“Much of our dissatisfaction with life will disappear,
and many simple joys will emerge, if we can learn to be present with things just as they are.”
(Jan Chozen Bays, 2014, p. 8)
Let me begin by stating unequivocally that I am in no way dissatisfied with life. As I sit drinking my morning coffee, a little weak but just fine, a grackle is singing it’s strange song and a man is singing along to morning music in a very sweet, if not beautiful, voice.
It is easy to smile and laugh at this scene. I can imagine the man with eyes closed, singing along to his favorite lines. The music here is not my favorite. I was thinking the other day that anywhere I were to live in the world, it would be important to like the music. I suppose I could simply make my own. I already dance to my own tune, as they say. But there is something simple and endearing about hearing a person sing from their soul. It does not matter how beautiful or awful their voice. What matters is that they sing at all.
For me, patience and acceptance are two of the most difficult traits. I like things to be a certain way, as if a clean floor is my way of demonstrating some small iota of control in an otherwise unpredictable life.
But just like I cannot control the length of time I see a Jaeger flying by a panga boat on Kino Bay, I have very little that I control in my daily existence, save how I choose to respond to life’s salsa moves. I can try to do the running man or I can try to learn to salsa.
With dancing, as with singing, I firmly believe that it makes no difference how well you do the moves. What is important is that you try. For me, there is such great joy in letting go and allowing myself to just feel and respond.
I am finding that it is similar with life. It makes no difference how much control you have, how nice your clothing is, or if you have a shiny, new car and big house. What is important is that you live. If you were to talk with David Byrne, he might suggest something similar.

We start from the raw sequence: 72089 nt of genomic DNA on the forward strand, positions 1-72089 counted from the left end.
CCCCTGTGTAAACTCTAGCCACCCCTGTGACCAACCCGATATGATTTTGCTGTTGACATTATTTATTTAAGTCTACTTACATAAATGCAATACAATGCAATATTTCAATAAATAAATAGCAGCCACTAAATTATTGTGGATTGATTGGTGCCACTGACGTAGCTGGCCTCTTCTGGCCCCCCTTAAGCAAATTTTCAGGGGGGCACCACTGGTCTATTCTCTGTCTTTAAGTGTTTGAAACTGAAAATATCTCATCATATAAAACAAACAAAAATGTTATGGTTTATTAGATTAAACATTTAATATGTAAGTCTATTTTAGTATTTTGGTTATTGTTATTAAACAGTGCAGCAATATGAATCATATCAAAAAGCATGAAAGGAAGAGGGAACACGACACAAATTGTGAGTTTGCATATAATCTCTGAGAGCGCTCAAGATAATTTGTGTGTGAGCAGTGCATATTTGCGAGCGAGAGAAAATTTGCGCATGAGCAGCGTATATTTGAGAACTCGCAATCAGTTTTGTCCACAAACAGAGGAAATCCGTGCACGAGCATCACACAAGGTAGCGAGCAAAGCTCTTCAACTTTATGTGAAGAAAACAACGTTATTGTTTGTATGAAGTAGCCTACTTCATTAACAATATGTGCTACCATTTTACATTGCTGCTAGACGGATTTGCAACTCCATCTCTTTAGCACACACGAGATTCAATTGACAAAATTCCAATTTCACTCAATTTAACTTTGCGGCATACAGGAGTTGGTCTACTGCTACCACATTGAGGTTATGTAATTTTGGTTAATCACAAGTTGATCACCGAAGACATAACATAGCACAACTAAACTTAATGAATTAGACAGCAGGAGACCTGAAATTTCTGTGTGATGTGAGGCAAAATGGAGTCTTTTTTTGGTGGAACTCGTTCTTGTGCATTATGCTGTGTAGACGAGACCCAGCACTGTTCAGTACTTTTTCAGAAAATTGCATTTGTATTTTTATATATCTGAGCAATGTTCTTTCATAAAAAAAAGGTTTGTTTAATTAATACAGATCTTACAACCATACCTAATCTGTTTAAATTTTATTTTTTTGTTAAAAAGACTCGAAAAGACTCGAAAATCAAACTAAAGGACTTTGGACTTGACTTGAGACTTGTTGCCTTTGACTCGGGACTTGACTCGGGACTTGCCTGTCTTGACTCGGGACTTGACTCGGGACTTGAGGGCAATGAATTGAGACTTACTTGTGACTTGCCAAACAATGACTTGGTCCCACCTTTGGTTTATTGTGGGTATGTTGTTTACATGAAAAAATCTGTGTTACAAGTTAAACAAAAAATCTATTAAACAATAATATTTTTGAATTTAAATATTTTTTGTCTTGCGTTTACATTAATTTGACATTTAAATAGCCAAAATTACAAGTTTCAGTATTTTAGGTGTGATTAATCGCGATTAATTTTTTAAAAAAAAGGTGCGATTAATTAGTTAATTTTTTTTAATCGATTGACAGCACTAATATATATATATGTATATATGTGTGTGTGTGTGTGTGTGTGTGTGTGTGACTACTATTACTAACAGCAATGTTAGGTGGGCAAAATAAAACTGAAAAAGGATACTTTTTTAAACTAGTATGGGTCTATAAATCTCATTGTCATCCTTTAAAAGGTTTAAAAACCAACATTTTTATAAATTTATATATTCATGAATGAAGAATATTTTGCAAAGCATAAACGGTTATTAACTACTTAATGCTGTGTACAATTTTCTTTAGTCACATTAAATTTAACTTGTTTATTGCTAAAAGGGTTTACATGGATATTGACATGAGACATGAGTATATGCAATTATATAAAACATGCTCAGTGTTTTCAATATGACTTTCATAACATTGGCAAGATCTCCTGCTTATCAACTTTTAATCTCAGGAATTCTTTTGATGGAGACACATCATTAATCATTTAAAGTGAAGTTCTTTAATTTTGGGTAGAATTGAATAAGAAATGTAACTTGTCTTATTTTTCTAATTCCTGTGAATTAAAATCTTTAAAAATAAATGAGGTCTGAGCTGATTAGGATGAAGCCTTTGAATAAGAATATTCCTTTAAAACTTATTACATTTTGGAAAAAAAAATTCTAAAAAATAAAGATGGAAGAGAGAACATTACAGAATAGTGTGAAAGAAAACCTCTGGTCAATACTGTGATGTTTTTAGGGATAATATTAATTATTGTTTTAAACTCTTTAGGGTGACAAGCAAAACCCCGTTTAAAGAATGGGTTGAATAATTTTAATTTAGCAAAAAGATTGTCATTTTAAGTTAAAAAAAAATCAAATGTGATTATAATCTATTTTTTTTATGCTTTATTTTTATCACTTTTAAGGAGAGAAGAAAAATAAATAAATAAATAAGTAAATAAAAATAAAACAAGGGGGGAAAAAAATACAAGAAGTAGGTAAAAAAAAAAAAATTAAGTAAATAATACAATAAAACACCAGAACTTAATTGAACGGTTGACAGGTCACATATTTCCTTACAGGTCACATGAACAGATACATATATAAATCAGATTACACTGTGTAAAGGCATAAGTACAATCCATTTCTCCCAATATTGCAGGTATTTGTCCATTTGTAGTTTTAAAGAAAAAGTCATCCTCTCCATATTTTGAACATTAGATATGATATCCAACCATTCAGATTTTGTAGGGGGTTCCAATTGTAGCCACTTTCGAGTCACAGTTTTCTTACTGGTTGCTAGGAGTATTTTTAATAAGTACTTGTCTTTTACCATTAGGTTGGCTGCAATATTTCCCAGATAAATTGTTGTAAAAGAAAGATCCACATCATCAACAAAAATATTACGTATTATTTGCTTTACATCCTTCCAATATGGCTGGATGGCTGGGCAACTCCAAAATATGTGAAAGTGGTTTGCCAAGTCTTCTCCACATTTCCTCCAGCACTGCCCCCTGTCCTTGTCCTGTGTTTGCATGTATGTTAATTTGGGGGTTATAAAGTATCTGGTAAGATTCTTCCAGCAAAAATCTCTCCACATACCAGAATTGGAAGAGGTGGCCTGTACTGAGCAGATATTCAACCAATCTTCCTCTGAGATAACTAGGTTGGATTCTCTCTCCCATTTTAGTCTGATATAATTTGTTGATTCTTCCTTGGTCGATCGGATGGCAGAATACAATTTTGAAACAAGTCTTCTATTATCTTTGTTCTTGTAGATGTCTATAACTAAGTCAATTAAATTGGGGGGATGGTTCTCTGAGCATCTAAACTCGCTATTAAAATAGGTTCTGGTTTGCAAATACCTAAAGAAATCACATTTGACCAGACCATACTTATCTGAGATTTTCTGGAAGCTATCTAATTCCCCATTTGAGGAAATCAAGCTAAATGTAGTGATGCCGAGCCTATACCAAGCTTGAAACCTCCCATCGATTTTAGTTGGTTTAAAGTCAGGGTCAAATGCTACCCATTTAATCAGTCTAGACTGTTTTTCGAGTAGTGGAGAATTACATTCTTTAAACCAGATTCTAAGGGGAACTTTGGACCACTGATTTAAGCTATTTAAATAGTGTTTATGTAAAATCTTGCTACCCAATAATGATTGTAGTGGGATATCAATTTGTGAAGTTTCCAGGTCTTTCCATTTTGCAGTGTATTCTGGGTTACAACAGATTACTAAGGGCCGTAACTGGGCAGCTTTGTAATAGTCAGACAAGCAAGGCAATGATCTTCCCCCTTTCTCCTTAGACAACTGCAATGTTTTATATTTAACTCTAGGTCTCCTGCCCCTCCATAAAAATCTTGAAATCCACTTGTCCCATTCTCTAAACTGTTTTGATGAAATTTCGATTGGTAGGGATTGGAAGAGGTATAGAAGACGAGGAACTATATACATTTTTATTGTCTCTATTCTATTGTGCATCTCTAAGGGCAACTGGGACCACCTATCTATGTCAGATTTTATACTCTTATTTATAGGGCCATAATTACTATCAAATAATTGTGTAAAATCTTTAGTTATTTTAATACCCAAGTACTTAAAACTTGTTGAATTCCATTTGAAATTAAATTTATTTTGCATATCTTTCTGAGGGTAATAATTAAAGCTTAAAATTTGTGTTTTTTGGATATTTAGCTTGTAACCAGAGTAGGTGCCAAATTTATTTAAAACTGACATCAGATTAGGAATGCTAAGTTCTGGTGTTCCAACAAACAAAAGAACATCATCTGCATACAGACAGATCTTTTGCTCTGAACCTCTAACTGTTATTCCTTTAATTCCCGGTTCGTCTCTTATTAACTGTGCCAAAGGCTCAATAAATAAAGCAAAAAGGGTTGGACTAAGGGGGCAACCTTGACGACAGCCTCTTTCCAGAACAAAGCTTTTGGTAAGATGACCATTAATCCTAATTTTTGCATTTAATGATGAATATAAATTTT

“What is that beautiful house? Where does that highway go to? That’s not my beautiful house. That’s not my beautiful car.”
And your days go by.
And my days go by.
I will be a year older in July.
I seem to grow more sensitive with each passing year. There is more pain in seeing tragedy and deeper gratitude and love for the beauty beside it.
Perhaps, the love is felt that much for acutely when it come at such a cost. Here, the beauty is literally on top of the tragedy. It is all mixed together. Bony dogs lying in the street, just barely alive with red, raw skin on their legs. Boys walking the streets with slingshots, cocked and ready.
Women walking by with babes in strollers, smiling broadly at my timid smile and shy wave.
Collared doves coo and then screech. Their calls echo the tiny maelstrom building inside of me.
My heart is filled with so many emotions I feel I might drown. It is all part of this world. Much of it, I wish I did not know, but it is there in front of me, breathing in and out just the same. And it will be here long after I have gone.
I, too, am part of this world. My beauty and tragedy all wrapped up in one small being. I am so very alive. I should take the time to recognize this life more often.
Thank you for the reminder, Mexico.